Poland doesn't trust Germany on defence, the Germans don't trust the Italians on money, nobody trusts that France's nuclear weapons can become a pan-European deterrent. Croatia won't accept North Macedonia's new name, Spain wants Gibraltar back. The Irish fear Brexit.

Lessons from Vučjak migrant camp in Bosnia & Herzegovina

Last week, the Vučjak camp in northwest Bosnia and Herzegovina was finally closed. Termed "The Jungle" by people who were living there, the camp had no running water, no electricity, no usable toilets, and mouldy, leaking, and overcrowded tents.

Why Poland couldn't sign up to Green New Deal

We need to take into account the different state of economic and social development of each country, not to mention their varying energy systems. We cannot put a climate muzzle on economic growth.

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European shipping's dirty secret

As the EU launches its flagship Green Deal, the Greens call for shipping emissions to be included in carbon targets. Ships carrying goods to and from the UK emitted more CO2 than all the cars in Britain's 15-largest cities.

Does Malta's Labour Party now belong in S&D?

The Maltese Labour Party is a curious creature. No minister, MEP, MP, president, or former president has yet criticised Joseph Muscat publicly and outright over the killing of Daphne Caruana Galizia.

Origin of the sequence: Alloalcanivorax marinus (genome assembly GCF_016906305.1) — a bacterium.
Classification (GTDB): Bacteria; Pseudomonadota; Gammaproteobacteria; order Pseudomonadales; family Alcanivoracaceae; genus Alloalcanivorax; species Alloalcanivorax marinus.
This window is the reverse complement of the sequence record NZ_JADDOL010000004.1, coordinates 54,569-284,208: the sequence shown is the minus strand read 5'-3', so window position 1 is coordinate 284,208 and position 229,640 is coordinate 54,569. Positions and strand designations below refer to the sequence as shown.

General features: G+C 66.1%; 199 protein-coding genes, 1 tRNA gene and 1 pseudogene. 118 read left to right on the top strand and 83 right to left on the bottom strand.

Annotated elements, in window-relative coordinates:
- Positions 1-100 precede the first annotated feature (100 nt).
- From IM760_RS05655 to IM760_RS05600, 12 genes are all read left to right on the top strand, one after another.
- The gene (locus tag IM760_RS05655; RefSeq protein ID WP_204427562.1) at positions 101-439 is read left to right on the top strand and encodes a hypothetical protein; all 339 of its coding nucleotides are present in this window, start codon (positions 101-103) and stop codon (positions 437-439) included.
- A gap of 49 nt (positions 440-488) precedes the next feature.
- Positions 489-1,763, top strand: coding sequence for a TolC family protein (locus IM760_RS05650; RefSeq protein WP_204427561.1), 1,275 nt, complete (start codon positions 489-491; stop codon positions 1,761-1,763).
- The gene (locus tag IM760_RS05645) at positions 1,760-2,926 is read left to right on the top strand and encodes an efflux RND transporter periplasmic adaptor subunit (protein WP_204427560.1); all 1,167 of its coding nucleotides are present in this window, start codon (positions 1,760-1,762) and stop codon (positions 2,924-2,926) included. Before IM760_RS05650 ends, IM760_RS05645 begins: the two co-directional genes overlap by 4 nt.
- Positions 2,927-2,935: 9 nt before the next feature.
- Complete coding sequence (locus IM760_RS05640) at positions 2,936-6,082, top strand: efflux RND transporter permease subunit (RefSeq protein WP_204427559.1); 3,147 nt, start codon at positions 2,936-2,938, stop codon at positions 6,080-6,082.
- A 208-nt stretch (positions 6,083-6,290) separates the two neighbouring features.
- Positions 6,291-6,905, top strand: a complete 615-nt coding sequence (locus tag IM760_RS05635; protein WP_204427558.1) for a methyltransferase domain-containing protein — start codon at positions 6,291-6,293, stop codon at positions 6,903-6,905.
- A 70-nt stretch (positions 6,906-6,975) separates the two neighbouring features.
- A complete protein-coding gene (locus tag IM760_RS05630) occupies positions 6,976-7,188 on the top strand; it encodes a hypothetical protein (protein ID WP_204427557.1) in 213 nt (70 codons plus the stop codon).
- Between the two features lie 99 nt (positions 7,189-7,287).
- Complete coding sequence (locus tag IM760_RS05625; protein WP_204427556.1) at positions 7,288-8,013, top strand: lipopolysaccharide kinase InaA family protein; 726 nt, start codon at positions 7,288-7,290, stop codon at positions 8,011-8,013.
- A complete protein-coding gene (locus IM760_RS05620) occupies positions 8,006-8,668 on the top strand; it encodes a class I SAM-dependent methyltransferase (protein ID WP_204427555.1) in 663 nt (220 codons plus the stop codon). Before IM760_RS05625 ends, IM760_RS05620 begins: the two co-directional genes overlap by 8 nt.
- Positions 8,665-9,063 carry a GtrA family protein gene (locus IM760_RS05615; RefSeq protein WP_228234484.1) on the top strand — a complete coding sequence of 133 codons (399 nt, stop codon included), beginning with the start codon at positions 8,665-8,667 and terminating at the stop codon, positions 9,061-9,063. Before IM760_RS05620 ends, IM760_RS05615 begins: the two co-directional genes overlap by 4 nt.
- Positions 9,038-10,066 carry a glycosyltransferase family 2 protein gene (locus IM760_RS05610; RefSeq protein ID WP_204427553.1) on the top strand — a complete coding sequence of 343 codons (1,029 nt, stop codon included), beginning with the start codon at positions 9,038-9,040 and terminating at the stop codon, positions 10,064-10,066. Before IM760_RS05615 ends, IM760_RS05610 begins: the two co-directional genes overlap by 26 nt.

Europe needs a greener Common Agricultural Policy

Two Danish ministers - for environment, and for food and fisheries - call on the EU to reconsider the unintended consequences of zoning rules and income support in the Common Agricultural Policy.

Does EU have role in stopping backsliding in Georgia?

The EU's eastern neighbourhood is in flux. The collapse of the pro-reform government in Moldova and the stagnation of anti-corruption reforms in Ukraine was recently followed yet by another political crisis in Georgia.

Column

Keep an eye on the Swiss!

So many things are happening in Europe that many of us will have missed the small political earthquake that took place in Switzerland recently.

Nato at 70: not 'brain dead', but needs shot in arm

There is a significant risk that Nato will be weaker and more divided after the London meeting than it was before. What was supposed to be a low-key celebration of the 70th anniversary takes place against multiple crises.

Nato and EU: cooperate, not compete, on space security

Ahead of its summit in London this week, Nato foreign ministers confirmed the intention to make space an "operational domain" – alongside air, land, sea, and cyber. The move will bring space within the scope of the alliance's collective-defence commitment.

Gaza, where silence kills more than bombs

EU has to decide whether it wants to go down in history as a force for peace by aligning itself with victims or to be remembered on the side of an apartheid government that slaughtered a defenceless people with impunity.

EU's 'soft strengths' are enough to face China

As the share of the EU in the global economy shrinks, the soft power of its economic instruments and the attraction of the internal market is destined to decline.

Letter

Letter to the editor regarding Congo and Belgium

I want to make use of my right of reply and take the opportunity to rectify the numerous slanders and unfounded accusations against King Leopold II and the Belgians who created and developed the Congo.

EU investment bank 'wide open to abuse by fraudsters'

Fundamental reforms are needed if the EIB is to become more accountable, democratic and transparent. Establishing a firm grasp on corruption to ensure that public money no longer feeds corrupt systems is a vital first step.